By Carla Ghosn, CEO of Caal (mycaal.com).
The investment giant JP Morgan has conceded to forking out over $150 million in order to settle US regulatory allegations that it deceived pension funds and various other investors while in the process of selling a product connected to risky home loans in the midst of a housing market crash. The investment bank was charged with allegedly selling $1.1 billion in home loan-backed securities that were engineered to fail.
Does anyone out there really find this kind of thing surprising any longer? In the wake of the financial crisis and the woes experienced in the housing market, cases of criminal and unethical behavior amongst the country’s top banks seems to be becoming the norm rather than the exception.
According to the US Regulator, as the housing market took a tumble around the end of March 2007, JP Morgan ‘big-wigs’ promoted the marketing of Squared CDO 2007-1, an artificial collateralized debt obligation (or CDO) connected to collection of home loans, while failing to inform the relevant investors that a hedge fund assisted with the selection of the assets in the CDO portfolio and that it had a short position relevant to over 50% of those assets. Magnetar Capital, the hedge fund in question, was therefore effectively positioned to reap rewards in the event of the CDO assets going into default.
JP Morgan brazenly went about promoting highly-complicated CDO investments to investors while making promises that home loan assets underlying the CDO would be chosen by an objective manager that had the interests of the investors as the top priority. What JP morgan conveniently forgot to tell investors was that a major hedge fund stood to gain if the assets these investors were duped into investing in, failed. Just a little innocent oversight on the part of JP Morgan. They surely had no deliberate intention of making a few hundred million bucks as a result of screwing over naive and trusting investors…right?
The director of the SEC, Robert Khuzami, stated that the settlement would mean that investors would receive full compensation for the wealth that they were swindled out of. According to the SEC, Magnetar held a short position of $600 million that completely overshadowed its long position of just less than $9 million. As stated further by the SEC, as opposed to closing the deal, JP Morgan continued to promote the failed investment opportunity to institutional investors in an attempt to side-step further losses in excess of its existing forty million dollar mark-to-market loss.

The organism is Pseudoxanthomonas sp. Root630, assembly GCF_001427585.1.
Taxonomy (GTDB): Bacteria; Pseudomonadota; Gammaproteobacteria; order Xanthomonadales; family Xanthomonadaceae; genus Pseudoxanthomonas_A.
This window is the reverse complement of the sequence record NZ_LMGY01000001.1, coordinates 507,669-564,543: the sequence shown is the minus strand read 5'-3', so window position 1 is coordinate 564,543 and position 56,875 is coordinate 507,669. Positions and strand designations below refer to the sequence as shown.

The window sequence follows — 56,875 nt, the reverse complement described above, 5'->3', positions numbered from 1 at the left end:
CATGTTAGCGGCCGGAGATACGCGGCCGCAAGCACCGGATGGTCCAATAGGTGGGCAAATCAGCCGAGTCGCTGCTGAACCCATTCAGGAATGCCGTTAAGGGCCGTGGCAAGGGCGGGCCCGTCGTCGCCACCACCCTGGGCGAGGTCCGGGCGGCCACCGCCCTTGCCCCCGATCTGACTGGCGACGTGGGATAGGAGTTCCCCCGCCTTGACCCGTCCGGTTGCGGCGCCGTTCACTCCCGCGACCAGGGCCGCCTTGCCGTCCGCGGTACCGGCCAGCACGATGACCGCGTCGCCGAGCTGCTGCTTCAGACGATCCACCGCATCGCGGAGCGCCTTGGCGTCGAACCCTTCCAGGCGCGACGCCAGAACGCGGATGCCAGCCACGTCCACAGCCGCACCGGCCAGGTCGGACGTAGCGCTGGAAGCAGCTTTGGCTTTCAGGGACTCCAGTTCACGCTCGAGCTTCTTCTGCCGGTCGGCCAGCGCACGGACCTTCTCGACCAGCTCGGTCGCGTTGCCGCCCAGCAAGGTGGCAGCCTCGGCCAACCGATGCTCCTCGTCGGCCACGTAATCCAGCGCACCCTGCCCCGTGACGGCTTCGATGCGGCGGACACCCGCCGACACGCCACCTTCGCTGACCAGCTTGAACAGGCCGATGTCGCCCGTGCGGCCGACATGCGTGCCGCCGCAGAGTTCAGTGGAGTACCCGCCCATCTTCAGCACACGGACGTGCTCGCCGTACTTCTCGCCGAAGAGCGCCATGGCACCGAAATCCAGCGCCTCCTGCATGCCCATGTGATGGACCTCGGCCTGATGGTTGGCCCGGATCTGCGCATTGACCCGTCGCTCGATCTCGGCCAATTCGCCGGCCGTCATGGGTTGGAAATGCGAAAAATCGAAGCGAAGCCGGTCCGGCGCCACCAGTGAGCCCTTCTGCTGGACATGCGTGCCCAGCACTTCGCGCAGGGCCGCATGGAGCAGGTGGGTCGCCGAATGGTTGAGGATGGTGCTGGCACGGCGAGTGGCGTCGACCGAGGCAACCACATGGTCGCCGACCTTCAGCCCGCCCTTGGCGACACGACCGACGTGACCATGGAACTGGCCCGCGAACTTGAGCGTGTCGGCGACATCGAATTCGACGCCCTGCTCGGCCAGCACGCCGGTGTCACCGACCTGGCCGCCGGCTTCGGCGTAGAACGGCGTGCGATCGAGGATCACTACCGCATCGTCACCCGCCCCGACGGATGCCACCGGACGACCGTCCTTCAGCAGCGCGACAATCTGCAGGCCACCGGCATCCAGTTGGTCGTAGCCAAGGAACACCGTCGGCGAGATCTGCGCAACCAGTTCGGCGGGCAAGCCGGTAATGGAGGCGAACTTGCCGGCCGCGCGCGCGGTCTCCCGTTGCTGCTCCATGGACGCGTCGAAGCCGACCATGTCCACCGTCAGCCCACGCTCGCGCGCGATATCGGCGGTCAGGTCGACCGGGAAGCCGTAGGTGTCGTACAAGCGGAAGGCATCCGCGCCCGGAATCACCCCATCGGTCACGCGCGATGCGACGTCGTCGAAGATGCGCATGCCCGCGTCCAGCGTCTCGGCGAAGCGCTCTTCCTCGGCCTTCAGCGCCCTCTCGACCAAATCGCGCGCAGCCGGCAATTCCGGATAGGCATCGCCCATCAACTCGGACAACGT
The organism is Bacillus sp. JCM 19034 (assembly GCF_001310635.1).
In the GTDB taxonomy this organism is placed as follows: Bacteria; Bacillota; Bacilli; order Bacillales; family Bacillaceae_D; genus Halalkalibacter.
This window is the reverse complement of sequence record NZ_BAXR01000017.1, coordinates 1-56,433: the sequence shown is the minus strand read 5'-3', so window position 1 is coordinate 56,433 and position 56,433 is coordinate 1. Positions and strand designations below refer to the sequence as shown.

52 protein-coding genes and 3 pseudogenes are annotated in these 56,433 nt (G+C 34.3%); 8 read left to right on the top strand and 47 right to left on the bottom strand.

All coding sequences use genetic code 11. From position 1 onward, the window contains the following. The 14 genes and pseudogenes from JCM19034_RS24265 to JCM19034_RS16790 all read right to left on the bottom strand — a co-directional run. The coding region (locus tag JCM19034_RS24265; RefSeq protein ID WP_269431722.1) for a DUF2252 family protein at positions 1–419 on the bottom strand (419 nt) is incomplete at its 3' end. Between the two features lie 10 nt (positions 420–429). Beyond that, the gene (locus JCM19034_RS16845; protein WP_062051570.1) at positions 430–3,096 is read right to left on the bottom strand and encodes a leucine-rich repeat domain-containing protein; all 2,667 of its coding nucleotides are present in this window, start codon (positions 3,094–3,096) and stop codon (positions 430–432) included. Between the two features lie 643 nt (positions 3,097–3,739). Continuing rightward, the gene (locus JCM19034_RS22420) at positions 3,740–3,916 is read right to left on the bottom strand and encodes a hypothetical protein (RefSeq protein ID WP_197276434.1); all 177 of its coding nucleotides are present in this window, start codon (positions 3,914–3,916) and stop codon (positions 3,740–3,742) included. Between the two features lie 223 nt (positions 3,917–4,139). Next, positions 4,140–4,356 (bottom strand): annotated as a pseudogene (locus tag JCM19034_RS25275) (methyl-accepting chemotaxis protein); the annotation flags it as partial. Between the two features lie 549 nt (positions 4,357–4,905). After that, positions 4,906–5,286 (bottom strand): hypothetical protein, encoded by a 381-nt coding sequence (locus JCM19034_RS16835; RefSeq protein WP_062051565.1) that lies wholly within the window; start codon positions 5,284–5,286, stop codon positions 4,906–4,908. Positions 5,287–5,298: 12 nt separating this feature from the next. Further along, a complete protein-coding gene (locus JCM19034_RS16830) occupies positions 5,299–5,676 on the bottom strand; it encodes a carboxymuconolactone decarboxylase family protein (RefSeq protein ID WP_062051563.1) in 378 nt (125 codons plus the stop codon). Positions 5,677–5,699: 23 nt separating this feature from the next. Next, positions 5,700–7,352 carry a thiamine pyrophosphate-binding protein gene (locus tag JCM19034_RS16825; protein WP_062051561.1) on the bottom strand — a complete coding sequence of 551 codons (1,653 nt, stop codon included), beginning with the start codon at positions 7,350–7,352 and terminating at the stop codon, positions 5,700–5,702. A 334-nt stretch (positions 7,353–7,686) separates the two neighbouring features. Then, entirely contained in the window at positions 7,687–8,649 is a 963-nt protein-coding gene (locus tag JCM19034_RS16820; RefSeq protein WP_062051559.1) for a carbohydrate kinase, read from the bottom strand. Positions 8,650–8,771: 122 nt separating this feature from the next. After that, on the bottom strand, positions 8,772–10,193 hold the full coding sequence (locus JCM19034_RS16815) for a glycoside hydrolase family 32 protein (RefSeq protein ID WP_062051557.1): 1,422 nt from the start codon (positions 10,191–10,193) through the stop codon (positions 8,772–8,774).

In a statement released by JP Morgan, the bank said that it was pleased to have arrived at an understanding with the SEC that allowed it to place the situation related to “certain 2007 disclosures” conveniently in the past. As part of its effort to settle the charges of fraud launched against it, JP Morgan has also agreed to improve its methods of reviewing and approving home loan securities transactions. Wow…how noble of them.
What it amounts to is just another blemish on the reputations of big banks in the United States…reputations which have already become thoroughly soiled. The unfortunate reality is that investors can not exercise too much caution when dealing with these white collar crooks.
About Carla Ghosn
|I am CEO and Founder of Caal (mycaal.com) keen on helping American homeowners save their home, save their dream. If you need help with your loan modification, visit www.mycaal.com to see how Caal assists you in pre-qualifying your loan for approval, as well as preparing and printing your loan modification package online.|